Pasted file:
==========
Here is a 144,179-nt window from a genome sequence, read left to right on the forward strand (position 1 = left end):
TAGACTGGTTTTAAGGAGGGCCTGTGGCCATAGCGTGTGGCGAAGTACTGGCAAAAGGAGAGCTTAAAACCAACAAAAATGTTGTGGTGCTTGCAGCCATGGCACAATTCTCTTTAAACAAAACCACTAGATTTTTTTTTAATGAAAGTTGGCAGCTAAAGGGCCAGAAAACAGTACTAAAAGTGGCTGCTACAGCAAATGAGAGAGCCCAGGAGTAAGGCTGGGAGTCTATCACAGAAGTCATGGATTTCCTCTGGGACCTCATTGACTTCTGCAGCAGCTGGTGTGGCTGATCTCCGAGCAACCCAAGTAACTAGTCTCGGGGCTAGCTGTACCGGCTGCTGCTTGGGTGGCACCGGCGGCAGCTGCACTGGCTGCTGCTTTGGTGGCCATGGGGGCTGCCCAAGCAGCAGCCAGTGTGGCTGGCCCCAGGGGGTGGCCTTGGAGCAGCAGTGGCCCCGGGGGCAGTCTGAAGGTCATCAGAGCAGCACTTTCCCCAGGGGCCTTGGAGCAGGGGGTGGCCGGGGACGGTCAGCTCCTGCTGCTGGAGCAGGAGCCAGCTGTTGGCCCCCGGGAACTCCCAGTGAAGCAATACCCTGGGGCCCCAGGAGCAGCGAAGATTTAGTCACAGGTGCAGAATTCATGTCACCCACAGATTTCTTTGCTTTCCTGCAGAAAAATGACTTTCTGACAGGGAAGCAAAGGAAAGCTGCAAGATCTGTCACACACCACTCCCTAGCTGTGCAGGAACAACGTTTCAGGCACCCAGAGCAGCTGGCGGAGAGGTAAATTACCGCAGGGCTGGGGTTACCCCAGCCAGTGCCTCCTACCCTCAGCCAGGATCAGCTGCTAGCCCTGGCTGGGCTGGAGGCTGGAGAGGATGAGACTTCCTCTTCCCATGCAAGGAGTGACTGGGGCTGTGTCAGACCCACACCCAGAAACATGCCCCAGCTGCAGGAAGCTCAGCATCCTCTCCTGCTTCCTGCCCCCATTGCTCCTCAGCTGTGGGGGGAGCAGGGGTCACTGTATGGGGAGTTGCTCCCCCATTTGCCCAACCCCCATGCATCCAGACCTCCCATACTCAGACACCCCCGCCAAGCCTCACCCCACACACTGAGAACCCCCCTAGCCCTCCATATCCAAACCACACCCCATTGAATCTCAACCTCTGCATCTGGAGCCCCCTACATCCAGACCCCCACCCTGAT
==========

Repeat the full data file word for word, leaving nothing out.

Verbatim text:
Here is a 144,179-nt window from a genome sequence, read left to right on the forward strand (position 1 = left end):
TAGACTGGTTTTAAGGAGGGCCTGTGGCCATAGCGTGTGGCGAAGTACTGGCAAAAGGAGAGCTTAAAACCAACAAAAATGTTGTGGTGCTTGCAGCCATGGCACAATTCTCTTTAAACAAAACCACTAGATTTTTTTTTAATGAAAGTTGGCAGCTAAAGGGCCAGAAAACAGTACTAAAAGTGGCTGCTACAGCAAATGAGAGAGCCCAGGAGTAAGGCTGGGAGTCTATCACAGAAGTCATGGATTTCCTCTGGGACCTCATTGACTTCTGCAGCAGCTGGTGTGGCTGATCTCCGAGCAACCCAAGTAACTAGTCTCGGGGCTAGCTGTACCGGCTGCTGCTTGGGTGGCACCGGCGGCAGCTGCACTGGCTGCTGCTTTGGTGGCCATGGGGGCTGCCCAAGCAGCAGCCAGTGTGGCTGGCCCCAGGGGGTGGCCTTGGAGCAGCAGTGGCCCCGGGGGCAGTCTGAAGGTCATCAGAGCAGCACTTTCCCCAGGGGCCTTGGAGCAGGGGGTGGCCGGGGACGGTCAGCTCCTGCTGCTGGAGCAGGAGCCAGCTGTTGGCCCCCGGGAACTCCCAGTGAAGCAATACCCTGGGGCCCCAGGAGCAGCGAAGATTTAGTCACAGGTGCAGAATTCATGTCACCCACAGATTTCTTTGCTTTCCTGCAGAAAAATGACTTTCTGACAGGGAAGCAAAGGAAAGCTGCAAGATCTGTCACACACCACTCCCTAGCTGTGCAGGAACAACGTTTCAGGCACCCAGAGCAGCTGGCGGAGAGGTAAATTACCGCAGGGCTGGGGTTACCCCAGCCAGTGCCTCCTACCCTCAGCCAGGATCAGCTGCTAGCCCTGGCTGGGCTGGAGGCTGGAGAGGATGAGACTTCCTCTTCCCATGCAAGGAGTGACTGGGGCTGTGTCAGACCCACACCCAGAAACATGCCCCAGCTGCAGGAAGCTCAGCATCCTCTCCTGCTTCCTGCCCCCATTGCTCCTCAGCTGTGGGGGGAGCAGGGGTCACTGTATGGGGAGTTGCTCCCCCATTTGCCCAACCCCCATGCATCCAGACCTCCCATACTCAGACACCCCCGCCAAGCCTCACCCCACACACTGAGAACCCCCCTAGCCCTCCATATCCAAACCACACCCCATTGAATCTCAACCTCTGCATCTGGAGCCCCCTACATCCAGACCCCCACCCTGAT